'Tandem' Primers for PCR Mutagenesis

Basavaraju Shankarappa bsh at MED.PITT.EDU
Thu Apr 7 13:21:20 EST 1994

> Howdy All,
>      I was curious if you could use two sets of primers to produce site-
> directed mutants.  The first set are the 'universal' primers that 'cover' 
> the entire length-plus of the gene of interest.  The second set of primers 
> are somewhere within the gene and bear the desired point mutation; these 
> primers would necessarily be complementary to one another.  The 'figure' 
> below illustrates my question:
> Universal,  ________\         ____*__\                  & Mutagenic primers
>            <----------------------------------------    Template DNA +
>             ||||||||||||||||||||||||||||||||||||||||    Base pairs
>            ---------------------------------------->    Template DNA -
> Mutagenic,                   \----*---      \-------    & Universal primers
>                       *********************             Coding region 
> Now run PCR (in presence of dNTP's etc.).  Will Taq 'respect' both primers 
> per strand and amplify a site-directed mutant?  Will significant problems 
> arise from dimerization of the mutant oligos?  Will Taq make a 
> phosphodiester bond when the two growing segments meet?  Any other thoughts 
> or comments would be most appreciated.  Cheers,  Shaun
>   =-=-=-=-=-=-=-=-=-=-=-=-=-=-=-=-=-=-=-=-=-=-=-=-=-=-=-=-=-=-=-=-=-=-=-=-= 
>   = Shaun D. Black, PhD     | Internet:     shaun at jason.uthct.edu         =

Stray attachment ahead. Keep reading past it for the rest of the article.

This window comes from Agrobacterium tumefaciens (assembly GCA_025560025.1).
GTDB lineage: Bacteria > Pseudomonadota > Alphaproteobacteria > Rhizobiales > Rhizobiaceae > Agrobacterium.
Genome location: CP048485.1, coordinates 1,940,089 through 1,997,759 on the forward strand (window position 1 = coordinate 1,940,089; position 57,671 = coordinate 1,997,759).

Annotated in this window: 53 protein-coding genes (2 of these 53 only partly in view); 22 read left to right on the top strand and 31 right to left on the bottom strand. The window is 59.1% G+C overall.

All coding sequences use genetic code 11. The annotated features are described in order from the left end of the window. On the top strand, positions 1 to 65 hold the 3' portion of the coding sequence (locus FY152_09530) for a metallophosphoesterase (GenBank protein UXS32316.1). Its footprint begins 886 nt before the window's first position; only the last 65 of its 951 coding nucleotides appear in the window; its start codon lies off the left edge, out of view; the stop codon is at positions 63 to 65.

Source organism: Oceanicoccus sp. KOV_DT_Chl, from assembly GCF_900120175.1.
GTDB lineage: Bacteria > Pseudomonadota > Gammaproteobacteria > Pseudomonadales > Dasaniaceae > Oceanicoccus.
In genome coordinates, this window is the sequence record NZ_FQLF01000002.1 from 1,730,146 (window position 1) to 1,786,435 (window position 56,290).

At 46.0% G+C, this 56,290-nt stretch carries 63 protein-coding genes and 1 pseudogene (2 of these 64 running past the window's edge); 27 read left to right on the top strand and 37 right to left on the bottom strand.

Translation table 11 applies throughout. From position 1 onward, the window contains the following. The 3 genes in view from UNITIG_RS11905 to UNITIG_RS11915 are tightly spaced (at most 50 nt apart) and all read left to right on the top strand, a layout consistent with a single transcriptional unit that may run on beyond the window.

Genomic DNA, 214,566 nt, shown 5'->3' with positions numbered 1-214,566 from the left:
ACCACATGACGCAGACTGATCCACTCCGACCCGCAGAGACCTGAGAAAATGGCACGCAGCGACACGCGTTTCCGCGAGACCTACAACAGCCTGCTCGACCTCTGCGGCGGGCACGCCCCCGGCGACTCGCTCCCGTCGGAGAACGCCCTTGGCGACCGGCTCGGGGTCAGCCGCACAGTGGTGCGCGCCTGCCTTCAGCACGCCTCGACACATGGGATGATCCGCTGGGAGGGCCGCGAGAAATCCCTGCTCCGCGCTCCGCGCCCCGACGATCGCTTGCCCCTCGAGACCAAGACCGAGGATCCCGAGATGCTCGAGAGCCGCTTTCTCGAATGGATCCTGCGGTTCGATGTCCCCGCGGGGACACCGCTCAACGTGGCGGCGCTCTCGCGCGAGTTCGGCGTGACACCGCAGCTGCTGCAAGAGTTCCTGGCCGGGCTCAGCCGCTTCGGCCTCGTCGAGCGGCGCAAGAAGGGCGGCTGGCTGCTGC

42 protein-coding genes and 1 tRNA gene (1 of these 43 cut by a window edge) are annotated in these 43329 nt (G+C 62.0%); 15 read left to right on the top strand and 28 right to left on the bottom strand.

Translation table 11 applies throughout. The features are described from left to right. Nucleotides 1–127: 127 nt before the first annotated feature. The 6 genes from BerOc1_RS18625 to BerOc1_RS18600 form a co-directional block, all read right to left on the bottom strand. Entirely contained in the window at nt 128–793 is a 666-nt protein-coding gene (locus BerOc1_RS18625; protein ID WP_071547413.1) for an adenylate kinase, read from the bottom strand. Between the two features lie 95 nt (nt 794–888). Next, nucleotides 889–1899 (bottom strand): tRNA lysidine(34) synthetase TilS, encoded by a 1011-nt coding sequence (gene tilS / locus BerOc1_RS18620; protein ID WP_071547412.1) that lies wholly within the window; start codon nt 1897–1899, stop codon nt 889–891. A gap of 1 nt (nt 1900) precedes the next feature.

>   = Dept. of Biochemistry   | University of Texas Health Center, at Tyler = 
>   =-=-=-=-=-=-=-=-=-=-=-=-=-=-=-=-=-=-=-=-=-=-=-=-=-=-=-=-=-=-=-=-=-=-=-=-= 
Dear Shaun:
	I don't think this strategy is going to work.  The first reason is
that Taq does not make phospodiester bonds between two segments of DNA but
it does so only between the 3' end of a growing chain and the 5' end of the
dNTP.  I think the phosphodiester bond you mention may be probably Ligase's
	In fact, your description reminded me of another paper (Efremov
et al Acta Hematol. 85:66 Mutant oligonucleotide extension amplification:
a nonlabelling PCR-based assay for the detection of point mutations.) used
for detecting the presence of point mutations.
The only difference was their primer had the mutation at the 3' end of the
primer.  So, an amplification will result in product from the internal mutant
primer.  In wild types, the full length product is
formed but in mutant, the binding of the mutant primer did 2 things.
Its binding "interfered" with polymerization from the external consensus 
primer and secondly if the sizes are appreciably different, it will compete
with the external primer (I suppose more successfully) and result in fragments
that are solely the result of one external and one internal mutant primer.
Unless you play with primer concentrations extensively, the only product 
you may get are these two products rather than the one full length.
	Best regards,
Raj Shankarappa
bsh at med.pitt.edu

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